Well, a lot of younger shows will be considered.  Turns out each network (so far) has announced their own share of new dramas, including another medical drama that is bound to fail, a legal drama that seems to be a new version of Law & Order: Trial By Jury and which promises to do right what L&O: TBJ did wrong, and a show on ABC that looks like a cross between Lost and Heroes.  Sadly, there seems to be nothing new on the schedule that would appeal to geeks like Numb3rs did, but there's good news.  One less television show (two, once Doctor Who wraps up for another year), means that there'll be more time for anime, and more time for this year's big autumn and winter game releases.  (Okay, I agree.  That's weak, even for me.)

The final season of Numb3rs releases on DVD sometime this autumn.

Geek News Roundup for 5/09/10 -- More Geeky, More...Newsy?

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livesizeeva_051810.jpgJapan, the country that brought you a live-sized Gundam, is now building a life-sized Evangelion model near Mt. Fuji. They're giving it the very basic, though slightly nonsensical, name of "Evangelion: World Life-Size EVA-01 Construction Project." It will come complete with a cockpit. This is not April, so know that I am not making this up. Given the nature of where it originated, a life-sized Evangelion is actually pretty frightening when you think about it. They're probably not building this to wage war with, but you never know with Japan these days. Even creepier: a life-size Kaworu Nagisa figure with be opening with it, which is far creepier.

You don't even have to follow video game news with any sort of frequency to know that the Nintendo DS is a big seller. But we might make history if current sales trends keep up, because if they do, the DS will be the best selling video game system ever by the end of the year, according to analysts. Not to say it doesn't deserve it either, as it provides constant entertainment for everyone, not just gamers. And it does a pretty damn good job of it.

It's good that we're moving towards non-DRM digital games, and it's something Rockstar realized when prepping Max Payne 2 for a digital release via Steam. A pity they decided to go a more dubious route and use a pirated version for an official release, which a few internet sleuths found when they delved into the game's code. I understand that they wanted to save as much money as possible with a release they assuredly wouldn't profit from, but apparently they underestimated how fastidious some PC gamers are.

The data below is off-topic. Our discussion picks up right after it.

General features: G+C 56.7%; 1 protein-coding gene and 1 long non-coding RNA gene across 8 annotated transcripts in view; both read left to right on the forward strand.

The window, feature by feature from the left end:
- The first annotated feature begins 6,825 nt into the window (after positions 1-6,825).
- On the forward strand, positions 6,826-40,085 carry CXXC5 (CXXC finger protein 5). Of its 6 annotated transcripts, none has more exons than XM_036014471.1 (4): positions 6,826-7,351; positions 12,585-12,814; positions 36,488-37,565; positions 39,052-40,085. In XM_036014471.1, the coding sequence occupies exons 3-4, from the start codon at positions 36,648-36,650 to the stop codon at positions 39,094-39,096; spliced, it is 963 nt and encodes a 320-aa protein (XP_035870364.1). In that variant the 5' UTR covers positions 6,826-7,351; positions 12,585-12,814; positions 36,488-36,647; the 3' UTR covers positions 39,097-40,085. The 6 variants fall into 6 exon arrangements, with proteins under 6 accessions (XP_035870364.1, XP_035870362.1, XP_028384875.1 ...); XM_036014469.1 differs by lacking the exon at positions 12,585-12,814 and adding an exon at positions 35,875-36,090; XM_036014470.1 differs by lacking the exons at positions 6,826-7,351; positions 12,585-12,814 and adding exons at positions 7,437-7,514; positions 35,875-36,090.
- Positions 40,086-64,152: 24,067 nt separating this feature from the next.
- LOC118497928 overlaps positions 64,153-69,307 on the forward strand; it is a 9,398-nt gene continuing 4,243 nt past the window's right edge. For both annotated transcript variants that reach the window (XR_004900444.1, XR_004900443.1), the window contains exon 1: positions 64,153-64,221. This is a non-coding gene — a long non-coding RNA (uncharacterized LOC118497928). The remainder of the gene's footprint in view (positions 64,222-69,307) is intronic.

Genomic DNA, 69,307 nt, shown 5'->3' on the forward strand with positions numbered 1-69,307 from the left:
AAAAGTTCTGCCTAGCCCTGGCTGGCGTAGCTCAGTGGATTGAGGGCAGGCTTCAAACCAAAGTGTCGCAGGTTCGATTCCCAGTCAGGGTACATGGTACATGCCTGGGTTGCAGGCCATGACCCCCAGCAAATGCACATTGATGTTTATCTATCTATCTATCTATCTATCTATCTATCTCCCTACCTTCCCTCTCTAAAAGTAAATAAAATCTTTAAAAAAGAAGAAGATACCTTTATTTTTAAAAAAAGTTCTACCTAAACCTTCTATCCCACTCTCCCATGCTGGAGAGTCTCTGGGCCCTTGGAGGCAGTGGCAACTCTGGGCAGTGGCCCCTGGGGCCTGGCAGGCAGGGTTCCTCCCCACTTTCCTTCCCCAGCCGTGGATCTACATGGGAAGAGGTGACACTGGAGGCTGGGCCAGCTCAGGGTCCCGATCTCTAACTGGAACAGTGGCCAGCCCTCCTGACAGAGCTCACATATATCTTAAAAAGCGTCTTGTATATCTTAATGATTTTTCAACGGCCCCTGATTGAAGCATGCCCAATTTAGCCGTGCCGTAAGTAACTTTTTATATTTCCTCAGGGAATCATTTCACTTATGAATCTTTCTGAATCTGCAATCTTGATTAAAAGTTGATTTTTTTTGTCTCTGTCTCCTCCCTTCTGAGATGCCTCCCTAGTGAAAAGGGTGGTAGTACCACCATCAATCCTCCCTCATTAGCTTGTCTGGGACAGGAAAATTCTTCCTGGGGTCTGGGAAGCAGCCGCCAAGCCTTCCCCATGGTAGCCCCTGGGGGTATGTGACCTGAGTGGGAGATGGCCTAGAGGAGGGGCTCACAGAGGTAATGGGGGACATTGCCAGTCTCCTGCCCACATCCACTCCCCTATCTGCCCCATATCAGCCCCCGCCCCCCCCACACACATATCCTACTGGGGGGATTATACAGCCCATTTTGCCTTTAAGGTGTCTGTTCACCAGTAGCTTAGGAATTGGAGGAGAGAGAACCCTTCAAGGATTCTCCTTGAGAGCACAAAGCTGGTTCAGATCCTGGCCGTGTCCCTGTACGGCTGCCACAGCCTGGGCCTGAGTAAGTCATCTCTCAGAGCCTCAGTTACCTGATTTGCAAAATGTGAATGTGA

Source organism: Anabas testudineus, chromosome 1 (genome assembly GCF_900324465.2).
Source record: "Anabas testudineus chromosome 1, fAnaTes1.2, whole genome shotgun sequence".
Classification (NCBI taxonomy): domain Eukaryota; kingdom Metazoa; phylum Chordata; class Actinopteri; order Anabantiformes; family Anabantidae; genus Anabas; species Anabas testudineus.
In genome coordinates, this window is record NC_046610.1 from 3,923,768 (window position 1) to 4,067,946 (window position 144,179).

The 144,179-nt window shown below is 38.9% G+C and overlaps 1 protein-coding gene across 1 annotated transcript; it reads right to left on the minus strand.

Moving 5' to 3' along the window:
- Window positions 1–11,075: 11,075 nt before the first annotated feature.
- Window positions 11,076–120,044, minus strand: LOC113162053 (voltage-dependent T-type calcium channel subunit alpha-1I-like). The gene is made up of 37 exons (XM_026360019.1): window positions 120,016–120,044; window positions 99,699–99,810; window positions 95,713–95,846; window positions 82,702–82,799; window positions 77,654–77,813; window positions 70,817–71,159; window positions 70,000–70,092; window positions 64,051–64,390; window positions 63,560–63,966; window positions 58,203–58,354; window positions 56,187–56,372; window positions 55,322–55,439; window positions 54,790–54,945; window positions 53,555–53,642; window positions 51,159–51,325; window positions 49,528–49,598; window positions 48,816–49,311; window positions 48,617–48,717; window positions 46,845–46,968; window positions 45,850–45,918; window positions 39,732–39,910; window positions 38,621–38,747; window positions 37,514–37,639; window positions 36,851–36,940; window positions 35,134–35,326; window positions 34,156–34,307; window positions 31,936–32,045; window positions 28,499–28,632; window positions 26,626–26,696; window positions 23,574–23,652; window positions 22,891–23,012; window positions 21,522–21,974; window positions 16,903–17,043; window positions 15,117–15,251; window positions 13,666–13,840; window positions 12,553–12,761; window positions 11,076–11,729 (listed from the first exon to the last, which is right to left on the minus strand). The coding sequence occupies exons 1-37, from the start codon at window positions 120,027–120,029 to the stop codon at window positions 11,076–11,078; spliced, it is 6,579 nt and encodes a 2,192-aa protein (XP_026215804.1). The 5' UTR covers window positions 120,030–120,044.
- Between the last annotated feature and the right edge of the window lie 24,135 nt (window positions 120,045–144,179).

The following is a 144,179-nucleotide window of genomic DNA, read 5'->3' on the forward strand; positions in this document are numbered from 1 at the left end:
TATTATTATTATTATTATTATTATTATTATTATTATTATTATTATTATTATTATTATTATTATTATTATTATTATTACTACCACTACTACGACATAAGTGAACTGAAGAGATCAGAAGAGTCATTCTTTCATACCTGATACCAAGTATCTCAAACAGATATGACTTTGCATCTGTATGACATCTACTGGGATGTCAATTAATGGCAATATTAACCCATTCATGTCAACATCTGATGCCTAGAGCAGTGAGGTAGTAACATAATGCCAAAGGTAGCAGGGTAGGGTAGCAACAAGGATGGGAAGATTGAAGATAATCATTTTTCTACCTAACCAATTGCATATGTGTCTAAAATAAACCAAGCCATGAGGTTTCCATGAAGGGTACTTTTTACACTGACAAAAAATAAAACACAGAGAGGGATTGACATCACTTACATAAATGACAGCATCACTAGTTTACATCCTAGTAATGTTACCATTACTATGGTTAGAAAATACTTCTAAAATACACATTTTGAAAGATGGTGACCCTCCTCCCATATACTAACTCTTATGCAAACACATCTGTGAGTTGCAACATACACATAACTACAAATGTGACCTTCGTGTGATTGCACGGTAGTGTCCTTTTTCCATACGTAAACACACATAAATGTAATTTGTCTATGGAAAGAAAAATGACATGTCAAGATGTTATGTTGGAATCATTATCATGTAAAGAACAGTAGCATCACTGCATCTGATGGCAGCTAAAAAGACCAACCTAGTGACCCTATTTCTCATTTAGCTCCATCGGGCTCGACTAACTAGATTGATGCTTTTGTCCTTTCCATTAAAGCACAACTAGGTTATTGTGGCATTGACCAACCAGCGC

You usually hear about how the NPD tracks video game sales from multiple corners of the internet, but they also track the U.S. Smartphone market, which yielded some interesting data. The Android OS managed to move past Apple to take the number two position in the market, though it's still behind RIM OS used for the Blackberry. That's no too surprising given that the other two are offered on more cell phone services than Apple, which is only offered with AT&T. Still, I'm sure someone's crying about this.

Though it was uncertain for a while, Marvel appears to be going forward with a Luke Cage film. There will be plenty of doubt as to whether they can pull it off, but here's hoping they can. But who will play Luke, though? My vote was for Michael Jai White, but he's already tied to another super hero. If people even remember (or want to remember) that movie.

Lastly, be sure to check out the Falcom Punch that was Friday's news from XSEED. I believe they call bombshells like that "badical," or something.

Tax and Spend

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Many avid fans of RPGs have noticed a pricing trend for the big boy — Square Enix's — games after the lion's share of genre releases jumped to the PSP and DS.

Many new games for the DS start at $30 or $35. Most (but not all) PSP games start at $30. But not Square Enix games. Every last one of them on either system makes their debut at $40. This tendency has led to widespread use of the phrase "Square Enix Tax" by fans bemoaning the premium pricing.

But we're not talking about that. Sure, it's a bit of a pain in the wallet that games I want cost more than the games from other developers, but I know that in a year's time the price will drop to $30 or even $20. I have no such reprieve with the REAL game taxers who, mysteriously, I've never seen or heard griped about.

This real tax? The Nintendo tax

In the Game Cube era, Nintendo was notorious for its retail pricing strategy with first-party (their own) titles: $50 until its rereleased (years later) with an ugly yellow stripe on the box (better known as "Player's Choice"). Some popular titles, like Super Smash Bros. Melee, never made it until the last year of the console's lifespan. Others, such as Mario Kart: Double Dash never made it, period.

For the Wii the same remains true.... except there are no longer any Player's Choice releases to force price drops.

Would the launch of Super Mario Galaxy 2 perhaps allow us to buy the first one for less? A week away and no news on that front. I can't wait to update this article with a photo of Galaxy and 2 side by each with twin $50 price tags.


[UPDATE]: As seen in Best Buy (full disclosure: In a rash display of unethical photography, I moved the Super Mario Galaxy 2 display up so it could be next to the original rather than its actual position below it for easier comparison).

Ready for liftoff

While I could hem and haw over more recent titles like Mario Kart Wii or Wii Music (which is a fun toy, but it wasn't worth $50 when it came out and sure hasn't become more valuable with age), I'll go right to the point and call out the earliest-possible titles; the games which were born with the system.